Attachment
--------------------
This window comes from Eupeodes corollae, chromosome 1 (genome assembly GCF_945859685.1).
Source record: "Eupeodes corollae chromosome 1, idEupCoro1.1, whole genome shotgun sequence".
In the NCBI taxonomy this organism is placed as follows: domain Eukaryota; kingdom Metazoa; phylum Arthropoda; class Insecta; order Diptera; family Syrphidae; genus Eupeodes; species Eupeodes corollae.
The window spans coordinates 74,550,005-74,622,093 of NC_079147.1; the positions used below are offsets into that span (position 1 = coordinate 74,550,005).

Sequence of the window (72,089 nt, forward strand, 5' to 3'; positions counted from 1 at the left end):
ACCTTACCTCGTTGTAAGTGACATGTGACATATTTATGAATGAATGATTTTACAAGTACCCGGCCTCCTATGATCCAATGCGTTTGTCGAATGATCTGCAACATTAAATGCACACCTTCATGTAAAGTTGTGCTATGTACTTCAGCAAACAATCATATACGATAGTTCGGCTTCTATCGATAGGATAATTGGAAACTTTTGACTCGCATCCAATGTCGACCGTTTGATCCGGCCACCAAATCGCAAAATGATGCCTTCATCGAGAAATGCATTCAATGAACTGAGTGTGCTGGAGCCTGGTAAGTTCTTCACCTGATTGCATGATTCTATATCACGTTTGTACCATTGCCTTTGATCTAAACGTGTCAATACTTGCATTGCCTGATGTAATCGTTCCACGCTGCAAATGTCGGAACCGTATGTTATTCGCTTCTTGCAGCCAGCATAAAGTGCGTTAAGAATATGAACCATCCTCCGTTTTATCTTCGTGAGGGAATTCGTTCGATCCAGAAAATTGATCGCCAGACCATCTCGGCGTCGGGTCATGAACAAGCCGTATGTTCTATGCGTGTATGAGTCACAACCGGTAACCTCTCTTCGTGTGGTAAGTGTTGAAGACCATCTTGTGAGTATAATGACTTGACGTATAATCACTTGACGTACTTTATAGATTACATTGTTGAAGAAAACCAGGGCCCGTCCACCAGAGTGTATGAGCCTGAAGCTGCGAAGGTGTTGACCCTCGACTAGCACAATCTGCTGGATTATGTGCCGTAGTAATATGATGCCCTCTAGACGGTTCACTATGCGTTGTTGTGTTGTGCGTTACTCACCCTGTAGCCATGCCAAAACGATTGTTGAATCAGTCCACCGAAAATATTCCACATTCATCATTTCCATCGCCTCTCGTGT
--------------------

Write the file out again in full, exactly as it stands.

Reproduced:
This window comes from Eupeodes corollae, chromosome 1 (genome assembly GCF_945859685.1).
Source record: "Eupeodes corollae chromosome 1, idEupCoro1.1, whole genome shotgun sequence".
In the NCBI taxonomy this organism is placed as follows: domain Eukaryota; kingdom Metazoa; phylum Arthropoda; class Insecta; order Diptera; family Syrphidae; genus Eupeodes; species Eupeodes corollae.
The window spans coordinates 74,550,005-74,622,093 of NC_079147.1; the positions used below are offsets into that span (position 1 = coordinate 74,550,005).

Sequence of the window (72,089 nt, forward strand, 5' to 3'; positions counted from 1 at the left end):
ACCTTACCTCGTTGTAAGTGACATGTGACATATTTATGAATGAATGATTTTACAAGTACCCGGCCTCCTATGATCCAATGCGTTTGTCGAATGATCTGCAACATTAAATGCACACCTTCATGTAAAGTTGTGCTATGTACTTCAGCAAACAATCATATACGATAGTTCGGCTTCTATCGATAGGATAATTGGAAACTTTTGACTCGCATCCAATGTCGACCGTTTGATCCGGCCACCAAATCGCAAAATGATGCCTTCATCGAGAAATGCATTCAATGAACTGAGTGTGCTGGAGCCTGGTAAGTTCTTCACCTGATTGCATGATTCTATATCACGTTTGTACCATTGCCTTTGATCTAAACGTGTCAATACTTGCATTGCCTGATGTAATCGTTCCACGCTGCAAATGTCGGAACCGTATGTTATTCGCTTCTTGCAGCCAGCATAAAGTGCGTTAAGAATATGAACCATCCTCCGTTTTATCTTCGTGAGGGAATTCGTTCGATCCAGAAAATTGATCGCCAGACCATCTCGGCGTCGGGTCATGAACAAGCCGTATGTTCTATGCGTGTATGAGTCACAACCGGTAACCTCTCTTCGTGTGGTAAGTGTTGAAGACCATCTTGTGAGTATAATGACTTGACGTATAATCACTTGACGTACTTTATAGATTACATTGTTGAAGAAAACCAGGGCCCGTCCACCAGAGTGTATGAGCCTGAAGCTGCGAAGGTGTTGACCCTCGACTAGCACAATCTGCTGGATTATGTGCCGTAGTAATATGATGCCCTCTAGACGGTTCACTATGCGTTGTTGTGTTGTGCGTTACTCACCCTGTAGCCATGCCAAAACGATTGTTGAATCAGTCCACCGAAAATATTCCACATTCATCATTTCCATCGCCTCTCGTGT